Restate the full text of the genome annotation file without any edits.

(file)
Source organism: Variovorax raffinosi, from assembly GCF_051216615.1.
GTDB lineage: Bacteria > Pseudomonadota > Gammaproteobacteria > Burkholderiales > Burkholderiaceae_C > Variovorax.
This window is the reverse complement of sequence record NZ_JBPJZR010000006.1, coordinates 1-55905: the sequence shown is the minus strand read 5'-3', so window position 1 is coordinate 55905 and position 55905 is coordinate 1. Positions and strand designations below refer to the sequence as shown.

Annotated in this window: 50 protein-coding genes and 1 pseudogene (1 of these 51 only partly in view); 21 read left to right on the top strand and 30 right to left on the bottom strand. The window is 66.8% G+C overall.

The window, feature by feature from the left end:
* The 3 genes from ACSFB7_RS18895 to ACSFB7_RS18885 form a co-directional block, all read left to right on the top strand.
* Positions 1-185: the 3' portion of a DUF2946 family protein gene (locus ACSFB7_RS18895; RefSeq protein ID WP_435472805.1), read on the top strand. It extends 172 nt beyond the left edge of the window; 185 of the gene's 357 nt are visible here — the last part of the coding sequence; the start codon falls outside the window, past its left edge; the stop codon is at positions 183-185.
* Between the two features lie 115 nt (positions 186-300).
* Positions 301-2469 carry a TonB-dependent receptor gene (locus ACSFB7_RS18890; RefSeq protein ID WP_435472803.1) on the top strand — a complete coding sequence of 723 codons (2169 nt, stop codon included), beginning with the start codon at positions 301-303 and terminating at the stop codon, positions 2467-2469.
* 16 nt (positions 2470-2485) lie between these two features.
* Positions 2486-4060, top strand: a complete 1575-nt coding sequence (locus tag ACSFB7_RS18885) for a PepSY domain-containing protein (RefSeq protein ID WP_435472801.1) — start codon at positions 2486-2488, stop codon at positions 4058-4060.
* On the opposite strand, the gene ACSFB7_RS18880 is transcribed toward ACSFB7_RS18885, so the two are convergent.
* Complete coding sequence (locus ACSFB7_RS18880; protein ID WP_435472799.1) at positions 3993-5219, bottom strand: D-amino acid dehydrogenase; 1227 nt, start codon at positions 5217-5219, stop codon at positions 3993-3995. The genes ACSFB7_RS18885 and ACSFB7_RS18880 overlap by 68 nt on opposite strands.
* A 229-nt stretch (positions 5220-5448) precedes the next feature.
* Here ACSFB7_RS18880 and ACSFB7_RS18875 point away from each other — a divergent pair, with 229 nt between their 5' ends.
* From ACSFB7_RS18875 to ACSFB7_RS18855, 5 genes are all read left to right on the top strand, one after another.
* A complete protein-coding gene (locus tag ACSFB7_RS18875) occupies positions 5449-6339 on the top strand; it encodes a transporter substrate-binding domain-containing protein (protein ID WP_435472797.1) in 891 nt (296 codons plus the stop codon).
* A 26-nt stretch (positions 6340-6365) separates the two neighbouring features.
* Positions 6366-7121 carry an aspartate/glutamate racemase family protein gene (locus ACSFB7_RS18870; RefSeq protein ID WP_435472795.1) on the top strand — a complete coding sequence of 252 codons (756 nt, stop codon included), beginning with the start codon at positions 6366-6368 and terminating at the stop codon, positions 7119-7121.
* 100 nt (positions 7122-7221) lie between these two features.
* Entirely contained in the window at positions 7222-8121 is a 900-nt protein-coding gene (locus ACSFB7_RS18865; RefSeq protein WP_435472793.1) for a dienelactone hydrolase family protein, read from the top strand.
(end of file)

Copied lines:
Source organism: Variovorax raffinosi, from assembly GCF_051216615.1.
GTDB lineage: Bacteria > Pseudomonadota > Gammaproteobacteria > Burkholderiales > Burkholderiaceae_C > Variovorax.
This window is the reverse complement of sequence record NZ_JBPJZR010000006.1, coordinates 1-55905: the sequence shown is the minus strand read 5'-3', so window position 1 is coordinate 55905 and position 55905 is coordinate 1. Positions and strand designations below refer to the sequence as shown.

Annotated in this window: 50 protein-coding genes and 1 pseudogene (1 of these 51 only partly in view); 21 read left to right on the top strand and 30 right to left on the bottom strand. The window is 66.8% G+C overall.

The window, feature by feature from the left end:
* The 3 genes from ACSFB7_RS18895 to ACSFB7_RS18885 form a co-directional block, all read left to right on the top strand.
* Positions 1-185: the 3' portion of a DUF2946 family protein gene (locus ACSFB7_RS18895; RefSeq protein ID WP_435472805.1), read on the top strand. It extends 172 nt beyond the left edge of the window; 185 of the gene's 357 nt are visible here — the last part of the coding sequence; the start codon falls outside the window, past its left edge; the stop codon is at positions 183-185.
* Between the two features lie 115 nt (positions 186-300).
* Positions 301-2469 carry a TonB-dependent receptor gene (locus ACSFB7_RS18890; RefSeq protein ID WP_435472803.1) on the top strand — a complete coding sequence of 723 codons (2169 nt, stop codon included), beginning with the start codon at positions 301-303 and terminating at the stop codon, positions 2467-2469.
* 16 nt (positions 2470-2485) lie between these two features.
* Positions 2486-4060, top strand: a complete 1575-nt coding sequence (locus tag ACSFB7_RS18885) for a PepSY domain-containing protein (RefSeq protein ID WP_435472801.1) — start codon at positions 2486-2488, stop codon at positions 4058-4060.
* On the opposite strand, the gene ACSFB7_RS18880 is transcribed toward ACSFB7_RS18885, so the two are convergent.
* Complete coding sequence (locus ACSFB7_RS18880; protein ID WP_435472799.1) at positions 3993-5219, bottom strand: D-amino acid dehydrogenase; 1227 nt, start codon at positions 5217-5219, stop codon at positions 3993-3995. The genes ACSFB7_RS18885 and ACSFB7_RS18880 overlap by 68 nt on opposite strands.
* A 229-nt stretch (positions 5220-5448) precedes the next feature.
* Here ACSFB7_RS18880 and ACSFB7_RS18875 point away from each other — a divergent pair, with 229 nt between their 5' ends.
* From ACSFB7_RS18875 to ACSFB7_RS18855, 5 genes are all read left to right on the top strand, one after another.
* A complete protein-coding gene (locus tag ACSFB7_RS18875) occupies positions 5449-6339 on the top strand; it encodes a transporter substrate-binding domain-containing protein (protein ID WP_435472797.1) in 891 nt (296 codons plus the stop codon).
* A 26-nt stretch (positions 6340-6365) separates the two neighbouring features.
* Positions 6366-7121 carry an aspartate/glutamate racemase family protein gene (locus ACSFB7_RS18870; RefSeq protein ID WP_435472795.1) on the top strand — a complete coding sequence of 252 codons (756 nt, stop codon included), beginning with the start codon at positions 6366-6368 and terminating at the stop codon, positions 7119-7121.
* 100 nt (positions 7122-7221) lie between these two features.
* Entirely contained in the window at positions 7222-8121 is a 900-nt protein-coding gene (locus ACSFB7_RS18865; RefSeq protein WP_435472793.1) for a dienelactone hydrolase family protein, read from the top strand.